The extended edition for The Hobbit: An Unexpected Journey is, by now, well on the way. In this opinion piece, Ringer TheHutt offers his thoughts on how why the designers and creators at Warner Bros. should be taking their cues from the acclaimed success of The Lord of the Rings EEs, and not from the styling applied to AUJ’s theatrical edition.
WITH the theatrical home video release of The Hobbit: An Unexpected Journey the audiences witnessed something unique. Whereas usually a title gets released with a similar cover design throughout the world, the amount of different cover artworks, package types and release dates for TH:AUJ was overwhelming and distracting. The release date was somewhere between March (USA) and May (Australia, NZ) — more than a month’s span! Also, almost each country had its own cover artwork as well as additional editions (four steelbook editions in France alone!).
Despite this diversity of packaging, the release per-se made a rather cheap impression. The menu was just some uninspired collage with static subscreens, as opposed to the excellent LOTR TE DVD menus. Menus on non-US-releases were even worse: they had purple all-purpose buttons and Arial font on the menu points overlayed. The disc labels were simple black for the most countries AUJ was released in.
As far as the SEE is concerned, we already have an announcement for a UK steelbook box, which for me is a clear hint that Warner Bros. still has no idea how to market this film, and is likely to continue the same approach with a multitude of different editions, packagings etc.
If you remember the theatrical DVDs for The Lord of the Rings, they all were quite similar in design. Also, they were released on a single day worldwide, even though the release was handled by many small release independent companies (as opposed to Warner Bros. who owns The Hobbit almost worldwide). They also had all the same menu designs.
As I think, the basic idea behind the menu and package design of LOTR TE / LOTR SEE on DVD was to give the audience a feeling of an “exquisite framing” for the content by assessing what the makers of the discs would like to see themselves. For instance, animated menus can be very annoying if you have to navigate through several screens of them, and have overlong transitions between these screens. On LOTR the transitions are still there but they are meticulously timed to be not intrusive. And the menus are done in such a stylish and elegant way that it is a joy just watching them.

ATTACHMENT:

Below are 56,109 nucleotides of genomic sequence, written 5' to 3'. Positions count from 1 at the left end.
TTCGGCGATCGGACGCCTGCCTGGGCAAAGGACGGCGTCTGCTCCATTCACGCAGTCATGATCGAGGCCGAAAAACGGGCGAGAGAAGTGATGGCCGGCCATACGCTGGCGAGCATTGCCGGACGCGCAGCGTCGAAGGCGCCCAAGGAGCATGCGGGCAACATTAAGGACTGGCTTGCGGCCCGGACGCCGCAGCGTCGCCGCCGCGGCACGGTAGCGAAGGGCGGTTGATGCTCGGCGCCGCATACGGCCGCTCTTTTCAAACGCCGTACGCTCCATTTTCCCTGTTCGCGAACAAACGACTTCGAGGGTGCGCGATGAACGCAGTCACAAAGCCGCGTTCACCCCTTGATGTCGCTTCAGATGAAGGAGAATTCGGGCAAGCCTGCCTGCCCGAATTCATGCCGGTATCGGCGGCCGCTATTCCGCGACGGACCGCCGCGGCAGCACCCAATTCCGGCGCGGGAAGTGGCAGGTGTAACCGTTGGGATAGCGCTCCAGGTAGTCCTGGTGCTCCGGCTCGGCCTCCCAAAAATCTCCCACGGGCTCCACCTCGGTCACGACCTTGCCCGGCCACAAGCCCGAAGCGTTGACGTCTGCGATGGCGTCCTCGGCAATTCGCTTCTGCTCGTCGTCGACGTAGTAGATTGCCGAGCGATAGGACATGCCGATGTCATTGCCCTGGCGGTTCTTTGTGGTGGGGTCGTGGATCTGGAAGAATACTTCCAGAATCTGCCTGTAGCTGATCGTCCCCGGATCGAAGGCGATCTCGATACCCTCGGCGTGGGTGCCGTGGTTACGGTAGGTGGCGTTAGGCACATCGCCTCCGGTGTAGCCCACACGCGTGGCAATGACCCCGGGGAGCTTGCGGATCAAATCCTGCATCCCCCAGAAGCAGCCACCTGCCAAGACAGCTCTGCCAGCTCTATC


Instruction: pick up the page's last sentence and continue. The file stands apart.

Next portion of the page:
Also, considering the package design: if anyone still owns the LOTR SEE DVD (as I do) — they are still a pleasure to hold in the hand, a truly elegant design made for collectors. (There was some difference between the normal SEE editions and giftset SEE editions in Europe where the normal SEE was made of thinner cardboard — however, the design and the gold lettering were still the same). And the SEE is, in fact, targeted at collectors as opposed to the majority who is just happy with the TE.
What I suggest:
There should be just one great design for the SEE, like it was the case with the LOTR SEE DVD editions. Or two variations of this design — for there should be a LOTR-like giftset as well. One which would deserve this name.
This package design should mirror the design of the available LOTR SEE DVDs (not the BluRays, mind you – they suck in comparison).
The menus should reflect the same approach the LOTR SEEs used to have. Michael Pellerin is already involved in the documentaries — let him do the production for the SEE as well! The menus of the LOTR SEE DVDs were state of the art in terms of elegance, the amount of thought put into programming and the structuring of the bonus features. Although animated, the menus were never annoying.
Also, there should be no qualitative difference between English-language menus and non-English menus — that’s cheap.
By doing this, Warner Bros. would show:
* That the label actually knows what it does when it tries to market The Hobbit;
* That it recognizes that the target area for the SEE are collectors who mind such aspects;
* That it cares about giving the target audience what it wants: excellent content put into an exquisite framing;
* That the label releasing the SEE is not cheap.
TheHutt runs the Russian language LOTR and Hobbit site Henneth-Annun.ru. His opinions do not necessarily constitute those of TheOneRing.net or its staff.